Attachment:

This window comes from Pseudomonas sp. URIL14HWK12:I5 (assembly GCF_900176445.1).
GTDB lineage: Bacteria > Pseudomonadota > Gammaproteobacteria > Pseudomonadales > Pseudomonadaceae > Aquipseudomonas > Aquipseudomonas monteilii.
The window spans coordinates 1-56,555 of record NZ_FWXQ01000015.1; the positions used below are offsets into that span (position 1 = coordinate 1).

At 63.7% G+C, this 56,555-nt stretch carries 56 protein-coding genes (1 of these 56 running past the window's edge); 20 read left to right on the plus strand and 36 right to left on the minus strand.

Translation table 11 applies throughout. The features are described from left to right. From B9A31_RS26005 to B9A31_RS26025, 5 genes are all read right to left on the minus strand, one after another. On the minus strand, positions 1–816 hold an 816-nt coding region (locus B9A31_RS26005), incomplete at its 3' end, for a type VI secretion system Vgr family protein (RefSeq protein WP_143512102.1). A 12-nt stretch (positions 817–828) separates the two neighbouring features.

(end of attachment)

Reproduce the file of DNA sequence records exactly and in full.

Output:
This window comes from Pseudomonas sp. URIL14HWK12:I5 (assembly GCF_900176445.1).
GTDB lineage: Bacteria > Pseudomonadota > Gammaproteobacteria > Pseudomonadales > Pseudomonadaceae > Aquipseudomonas > Aquipseudomonas monteilii.
The window spans coordinates 1-56,555 of record NZ_FWXQ01000015.1; the positions used below are offsets into that span (position 1 = coordinate 1).

At 63.7% G+C, this 56,555-nt stretch carries 56 protein-coding genes (1 of these 56 running past the window's edge); 20 read left to right on the plus strand and 36 right to left on the minus strand.

Translation table 11 applies throughout. The features are described from left to right. From B9A31_RS26005 to B9A31_RS26025, 5 genes are all read right to left on the minus strand, one after another. On the minus strand, positions 1–816 hold an 816-nt coding region (locus B9A31_RS26005), incomplete at its 3' end, for a type VI secretion system Vgr family protein (RefSeq protein WP_143512102.1). A 12-nt stretch (positions 817–828) separates the two neighbouring features.